Found in the LOC: 7 Augustus Washington Daguerreotypes

It’s unclear what ambitions Augustus Washington had growing up in Trenton, NJ, circa the 1820s and 1830s. It definitely wasn’t daguerreotypist. But a daguerreotypist he became – in 1843, to pay for his tuition at Dartmouth.

While growing student debt forced him from school one year later, daguerreotypes stuck, and became Washington’s bread and butter: He opened his own studio in Hartford, CT, in 1846, where he spent the next handful of years taking pictures of locals looking to experience his new-fangled technology.  Below you see an ad for said studio, with the caption, “Washington is at home, and daily executing beautiful and correct Miniatures, equal to any in this country, at his uncommonly cheap prices.”

But Washington was more than a talented artist. He was an activist. The son of a former slave father and an Asian mother, Washington fought racial injustice his whole life. But “that curious institution” of slavery was still extremely entrenched in the 1840s and 1850s; Washington was well aware he and his allies faced an uphill battle, and at times he felt hopeless, an emotion evident in this 1851 quote Washington gave the New York Tribune:

“Strange as it may appear, whatever may be a colored man’s natural capacity and literary attainments, I believe that, as soon as he leaves the academic halls to mingle in the only society he can find in the United States, unless he be a minister or lecturer, he must and will retrograde.”

Washington grew so frustrated with America’s intractable discrimination that in 1853 he moved his family – a wife and two children – to Liberia, where many like-minded black Americans were establishing their own nation.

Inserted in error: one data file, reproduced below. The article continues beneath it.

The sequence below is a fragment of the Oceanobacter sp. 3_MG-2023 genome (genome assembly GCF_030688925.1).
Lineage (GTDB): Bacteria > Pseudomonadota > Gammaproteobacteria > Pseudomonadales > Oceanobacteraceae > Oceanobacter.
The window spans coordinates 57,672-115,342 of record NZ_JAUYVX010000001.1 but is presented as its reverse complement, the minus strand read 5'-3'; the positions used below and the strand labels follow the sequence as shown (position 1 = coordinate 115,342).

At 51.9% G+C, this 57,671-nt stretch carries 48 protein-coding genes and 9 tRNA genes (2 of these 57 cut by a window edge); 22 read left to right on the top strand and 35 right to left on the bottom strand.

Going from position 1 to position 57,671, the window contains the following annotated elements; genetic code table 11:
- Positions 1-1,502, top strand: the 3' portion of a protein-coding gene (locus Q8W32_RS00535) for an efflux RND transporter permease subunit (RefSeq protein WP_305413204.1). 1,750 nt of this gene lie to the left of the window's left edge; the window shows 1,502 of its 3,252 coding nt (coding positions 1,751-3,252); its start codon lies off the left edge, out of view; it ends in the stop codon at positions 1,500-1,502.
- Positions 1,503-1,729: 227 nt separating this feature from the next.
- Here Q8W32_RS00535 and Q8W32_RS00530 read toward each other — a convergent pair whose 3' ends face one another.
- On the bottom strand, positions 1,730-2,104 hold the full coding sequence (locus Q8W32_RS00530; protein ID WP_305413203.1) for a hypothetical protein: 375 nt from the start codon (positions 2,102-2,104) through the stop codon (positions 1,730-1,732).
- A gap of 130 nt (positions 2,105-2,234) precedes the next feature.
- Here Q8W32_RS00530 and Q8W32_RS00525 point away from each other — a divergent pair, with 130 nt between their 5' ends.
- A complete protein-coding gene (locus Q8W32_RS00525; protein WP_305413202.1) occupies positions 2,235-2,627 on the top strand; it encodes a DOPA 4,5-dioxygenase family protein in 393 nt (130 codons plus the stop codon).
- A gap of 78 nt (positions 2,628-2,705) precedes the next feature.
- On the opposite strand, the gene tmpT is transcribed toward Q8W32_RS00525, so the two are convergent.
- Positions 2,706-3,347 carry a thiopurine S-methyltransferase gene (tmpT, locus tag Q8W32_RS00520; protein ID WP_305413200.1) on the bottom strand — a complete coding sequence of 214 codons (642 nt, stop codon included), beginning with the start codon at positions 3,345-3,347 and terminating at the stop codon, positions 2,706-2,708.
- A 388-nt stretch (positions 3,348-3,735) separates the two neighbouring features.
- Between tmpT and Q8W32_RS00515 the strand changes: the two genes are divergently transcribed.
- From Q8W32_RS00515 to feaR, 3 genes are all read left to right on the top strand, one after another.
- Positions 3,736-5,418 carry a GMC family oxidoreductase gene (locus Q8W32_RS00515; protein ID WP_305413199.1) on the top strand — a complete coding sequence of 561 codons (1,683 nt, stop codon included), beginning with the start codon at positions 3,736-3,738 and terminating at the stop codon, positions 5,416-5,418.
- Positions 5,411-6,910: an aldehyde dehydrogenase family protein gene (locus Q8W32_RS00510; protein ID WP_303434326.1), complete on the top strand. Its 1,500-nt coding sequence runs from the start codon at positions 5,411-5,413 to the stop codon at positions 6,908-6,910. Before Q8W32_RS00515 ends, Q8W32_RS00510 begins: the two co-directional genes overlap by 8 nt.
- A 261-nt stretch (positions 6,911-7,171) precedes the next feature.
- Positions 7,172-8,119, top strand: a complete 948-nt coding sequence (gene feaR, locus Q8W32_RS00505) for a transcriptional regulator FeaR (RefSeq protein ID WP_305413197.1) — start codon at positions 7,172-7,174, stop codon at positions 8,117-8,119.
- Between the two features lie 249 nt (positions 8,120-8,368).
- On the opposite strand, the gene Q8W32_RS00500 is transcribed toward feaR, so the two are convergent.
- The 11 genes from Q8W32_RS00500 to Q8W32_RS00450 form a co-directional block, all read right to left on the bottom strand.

Once there, Washington took his place behind the camera again, this time turning his lens to burgeoning Liberia’s political, military, and social elite. Below are a few of those images. In each and every one we see self-assuredness, independence and pride, all evidence of the subjects’ and Liberia’s determination to create something beautiful, a new world, from something grotesque, old hate.

These are some of Washington’s last professional images. He transitioned from daguerreotypes to the more lucrative sugar cane business in the late 1850s, and then to politics: He was both a congressman and senator in the 1860s, including a stint as speaker of Liberia’s House of Representatives, from 1865-1869. Washington died in 1875, having never again setting foot inside the States.

Here, in case you’re interested – and you should be – are lucky number 7 of Washington’s daguerreotypes, all taken during his early years in the then-new nation of Liberia, and all Found in the LOC.

  1. Unidentified man, half-length portrait, three-quarters to the left:

 

2. Stephen Allen Benson, head-and-shoulders portrait, three-quarters to the left:

 

3. Urias A. McGill, half-length portrait, facing front:

 

4. Unidentified man with beard, half-length portrait, full face:

 

5. Unidentified woman, probably a member of the Urias McGill family, three-quarter length portrait, facing front, holding daguerreotype case:

 

6. Jane Roberts, three-quarter length portrait of a woman, full face:

 

7. Joseph Jenkins Roberts, half-length portrait, full face:

Found in the LOC: 13 Woodcuts from 1720

For this week’s Found in the LOC, I present 13 gorgeous woodcuts by Tachibana Morikuni.

Information on Morikuni is few and far between, but I learned he was born in 1679 in Osaka, and was trained in the art of woodcutting by a man named Tsuruzawa Tanzan. I also discovered Morikuni published three books: 1714’s Ehon kojidan (Old Stories about Illustrated Picture Books), Ehon utsushi takarabukuro (A Treasure Pouch of Picture Book Sketches) in 1720, and Unpitsu soga (Strokes of the Brush and Rough Pictures), posthumously, in 1749, one year after his death.

His legacy, however, lived on his apprentice and son, Tachibana Yasukuni, whose work is also in the Library of Congress.

The Library of Congress dates the Morikuni images here circa 1720. Featuring foxes, rams,  horses, cats, and even boars, Morkikuni’s art is quite the menagerie. Above you see “Domestic cat nursing kittens.” Some beauty never goes out of style.

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Found in the LOC: 13 Bill Perkins Costume Designs

For 2019’s first Found in the LOC, feast your eyes on these 13 thirties-era costume sketches by designer William Perkins.